New Campaign Challenges Minorities To Have Their Vision Screened

Statistics and a predisposition for eye disease are two big reasons minorities must take an active role in their eye health, according to the Am Eye Healthy? campaign. April is Minority Health Month, and the Am Eye Healthy? campaign is focusing its attention on Latino and African American eye health. These minority groups have among the highest rates of visual impairment and eye disease such as glaucoma and diabetic retinopathy. In fact, glaucoma is 4 to 5 times more prevalent in African Americans than Caucasians and 75 percent of Latinos currently living with glaucoma and ocular hypertension are unaware of their disease.

At a recent Am Eye Healthy? eye screening event in Houston, Texas over 500 Latino residents showed up to have their vision tested. Nearly 80 percent of the individuals screened failed the test and were referred for follow-up care. Similar results for minority participants were seen in cities across the country. While these numbers are distressing, they are not surprising. Blindness affects African Americans more frequently than Latinos and Caucasians; and Latinos, due to poor eye health education and a genetic predisposition for eye disease, have higher rates of visual impairment than any race or ethnicity.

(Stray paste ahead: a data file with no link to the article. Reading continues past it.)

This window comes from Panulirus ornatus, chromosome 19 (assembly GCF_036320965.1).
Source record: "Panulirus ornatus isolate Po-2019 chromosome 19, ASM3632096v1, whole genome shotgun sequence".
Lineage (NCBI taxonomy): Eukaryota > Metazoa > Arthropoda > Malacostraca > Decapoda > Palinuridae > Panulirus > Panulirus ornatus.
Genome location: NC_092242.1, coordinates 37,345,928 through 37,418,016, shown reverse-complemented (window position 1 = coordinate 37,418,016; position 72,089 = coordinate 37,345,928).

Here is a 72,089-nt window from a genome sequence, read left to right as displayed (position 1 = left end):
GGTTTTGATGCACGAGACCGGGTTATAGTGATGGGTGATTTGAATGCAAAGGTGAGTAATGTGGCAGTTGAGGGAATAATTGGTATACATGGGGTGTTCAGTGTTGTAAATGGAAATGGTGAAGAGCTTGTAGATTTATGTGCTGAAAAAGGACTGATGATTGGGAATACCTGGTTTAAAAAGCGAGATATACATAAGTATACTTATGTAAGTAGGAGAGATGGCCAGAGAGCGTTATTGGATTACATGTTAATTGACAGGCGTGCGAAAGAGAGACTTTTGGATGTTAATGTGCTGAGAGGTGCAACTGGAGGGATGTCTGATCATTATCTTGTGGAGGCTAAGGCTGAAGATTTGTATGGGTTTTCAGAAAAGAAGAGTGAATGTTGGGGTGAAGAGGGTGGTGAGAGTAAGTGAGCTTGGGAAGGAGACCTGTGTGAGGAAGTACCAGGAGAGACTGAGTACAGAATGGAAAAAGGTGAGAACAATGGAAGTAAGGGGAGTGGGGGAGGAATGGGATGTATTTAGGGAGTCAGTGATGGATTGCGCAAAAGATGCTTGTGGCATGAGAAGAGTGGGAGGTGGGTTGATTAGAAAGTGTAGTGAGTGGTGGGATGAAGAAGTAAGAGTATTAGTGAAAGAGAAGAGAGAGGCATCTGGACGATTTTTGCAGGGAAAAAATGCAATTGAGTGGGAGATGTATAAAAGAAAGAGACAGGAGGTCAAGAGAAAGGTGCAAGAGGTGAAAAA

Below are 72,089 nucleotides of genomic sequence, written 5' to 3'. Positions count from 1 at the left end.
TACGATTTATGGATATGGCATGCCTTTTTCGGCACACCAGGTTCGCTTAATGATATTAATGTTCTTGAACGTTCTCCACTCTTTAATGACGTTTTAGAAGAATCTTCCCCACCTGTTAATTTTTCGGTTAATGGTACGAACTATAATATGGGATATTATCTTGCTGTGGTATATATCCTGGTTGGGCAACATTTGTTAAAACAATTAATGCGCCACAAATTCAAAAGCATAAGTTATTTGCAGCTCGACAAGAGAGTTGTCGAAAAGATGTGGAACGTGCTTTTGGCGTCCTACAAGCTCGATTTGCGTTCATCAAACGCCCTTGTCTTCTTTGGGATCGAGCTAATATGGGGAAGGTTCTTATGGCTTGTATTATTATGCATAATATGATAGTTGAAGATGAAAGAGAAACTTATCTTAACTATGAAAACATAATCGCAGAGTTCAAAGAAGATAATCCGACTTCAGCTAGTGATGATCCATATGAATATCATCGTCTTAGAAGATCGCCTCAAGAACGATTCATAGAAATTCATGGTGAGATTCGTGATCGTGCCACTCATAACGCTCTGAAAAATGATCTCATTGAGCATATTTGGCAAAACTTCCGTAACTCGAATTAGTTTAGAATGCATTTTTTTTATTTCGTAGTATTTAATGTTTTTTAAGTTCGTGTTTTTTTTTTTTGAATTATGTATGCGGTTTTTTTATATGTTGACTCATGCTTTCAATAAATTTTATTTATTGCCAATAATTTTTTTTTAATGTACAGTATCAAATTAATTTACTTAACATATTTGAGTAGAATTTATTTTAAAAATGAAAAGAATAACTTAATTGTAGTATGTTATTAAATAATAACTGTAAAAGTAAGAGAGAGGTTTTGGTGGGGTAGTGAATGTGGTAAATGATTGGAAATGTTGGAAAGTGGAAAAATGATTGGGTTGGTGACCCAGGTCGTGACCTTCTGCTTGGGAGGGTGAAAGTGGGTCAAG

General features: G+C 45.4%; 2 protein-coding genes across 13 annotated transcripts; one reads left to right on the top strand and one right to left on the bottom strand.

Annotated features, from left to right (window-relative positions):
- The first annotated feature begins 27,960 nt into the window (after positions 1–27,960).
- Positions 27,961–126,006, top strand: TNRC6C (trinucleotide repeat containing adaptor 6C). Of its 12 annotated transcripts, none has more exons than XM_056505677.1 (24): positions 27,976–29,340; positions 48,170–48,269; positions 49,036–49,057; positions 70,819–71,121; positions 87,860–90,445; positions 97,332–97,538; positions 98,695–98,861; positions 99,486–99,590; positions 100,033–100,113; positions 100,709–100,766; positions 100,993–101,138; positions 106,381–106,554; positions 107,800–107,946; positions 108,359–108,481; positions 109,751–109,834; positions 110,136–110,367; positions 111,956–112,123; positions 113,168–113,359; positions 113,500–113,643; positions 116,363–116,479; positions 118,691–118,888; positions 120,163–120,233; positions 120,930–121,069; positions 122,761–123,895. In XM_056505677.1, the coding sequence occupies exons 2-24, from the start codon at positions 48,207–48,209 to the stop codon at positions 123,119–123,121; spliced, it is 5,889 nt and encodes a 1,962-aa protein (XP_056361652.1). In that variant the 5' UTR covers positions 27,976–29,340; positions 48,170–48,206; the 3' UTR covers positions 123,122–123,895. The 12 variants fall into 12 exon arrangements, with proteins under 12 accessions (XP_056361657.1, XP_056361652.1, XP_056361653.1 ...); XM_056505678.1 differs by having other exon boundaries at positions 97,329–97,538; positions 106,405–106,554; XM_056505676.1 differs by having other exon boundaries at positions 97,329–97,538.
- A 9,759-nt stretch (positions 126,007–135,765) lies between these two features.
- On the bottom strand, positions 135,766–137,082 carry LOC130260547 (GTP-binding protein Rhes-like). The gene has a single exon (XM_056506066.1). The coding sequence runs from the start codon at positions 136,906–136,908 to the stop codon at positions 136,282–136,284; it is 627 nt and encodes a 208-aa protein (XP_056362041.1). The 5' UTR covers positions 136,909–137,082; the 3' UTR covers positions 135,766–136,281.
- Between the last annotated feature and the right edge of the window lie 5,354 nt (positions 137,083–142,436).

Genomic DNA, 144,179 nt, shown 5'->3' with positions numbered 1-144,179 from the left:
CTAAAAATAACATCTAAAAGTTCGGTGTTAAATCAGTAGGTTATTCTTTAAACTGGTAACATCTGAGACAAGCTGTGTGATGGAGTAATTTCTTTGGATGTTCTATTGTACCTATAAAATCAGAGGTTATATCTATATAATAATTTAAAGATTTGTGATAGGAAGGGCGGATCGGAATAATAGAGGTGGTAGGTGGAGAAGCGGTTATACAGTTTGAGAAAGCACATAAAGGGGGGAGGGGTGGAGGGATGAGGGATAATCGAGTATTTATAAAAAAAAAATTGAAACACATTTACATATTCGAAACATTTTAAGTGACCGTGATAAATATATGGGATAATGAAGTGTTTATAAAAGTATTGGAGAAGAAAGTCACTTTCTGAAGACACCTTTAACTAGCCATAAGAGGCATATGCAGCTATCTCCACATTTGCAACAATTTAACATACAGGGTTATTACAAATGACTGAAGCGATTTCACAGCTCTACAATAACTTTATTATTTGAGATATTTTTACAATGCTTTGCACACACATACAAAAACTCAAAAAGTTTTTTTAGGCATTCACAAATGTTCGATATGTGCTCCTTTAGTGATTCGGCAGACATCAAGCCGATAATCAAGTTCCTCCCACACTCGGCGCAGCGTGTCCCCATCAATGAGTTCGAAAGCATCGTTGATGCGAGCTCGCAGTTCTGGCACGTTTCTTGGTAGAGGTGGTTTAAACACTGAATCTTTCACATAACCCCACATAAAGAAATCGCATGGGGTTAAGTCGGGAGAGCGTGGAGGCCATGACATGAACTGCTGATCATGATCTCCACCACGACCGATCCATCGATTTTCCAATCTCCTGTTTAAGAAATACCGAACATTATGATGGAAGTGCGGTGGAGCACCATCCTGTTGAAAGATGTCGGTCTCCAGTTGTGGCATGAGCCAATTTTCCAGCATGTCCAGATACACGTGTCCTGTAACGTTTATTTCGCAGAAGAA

“The results of the Am Eye Healthy? campaign launch and corresponding screenings were very concerning,” stated Yanira Cruz, President and CEO of the National Hispanic Council on Aging (NHCOA), a member of the Am Eye Healthy? campaign. “The huge minority turnout demonstrates the need for increased access to these types of services, while the disproportionately high number of individuals referred for additional care highlights the awareness that is needed in the Latino community to take eye health seriously.”

Congressional Black Caucus Foundation (CBCF) Associate Director of Research Kenya Covington added, “While it is well documented that there are dramatic disparities in health status and health outcomes among minority populations related to chronic illnesses such as heart disease, diabetes and HIV/AIDS, there also are growing disparities in eye disease prevention and treatment. CBCF is pleased to work with the Am Eye Healthy? campaign to help raise eye health awareness which may ultimately decrease vision impairment in minority communities.”

Many eye diseases are preventable and often times if caught in time vision loss can be reversed or minimized. The later an eye problem is diagnosed, the harder it becomes to treat. This is why all Americans, particularly minorities, need to take control of their eye health. This April, in honor of Minority Health Month, we urge all minorities to not only ask themselves, “Am Eye Healthy?” but to make sure they are.

Am Eye Healthy? is an eye health awareness and education campaign created to deliver information about the importance of regular eye screenings and exams and the value of early detection, treatment and rehabilitation options. The campaign is made possible by leading non profit organizations working in partnership with Novartis Ophthalmics, a division of Novartis Pharmaceuticals. For more information, please visit http://www.AmEyeHealthy.org.

Via PRNewswire

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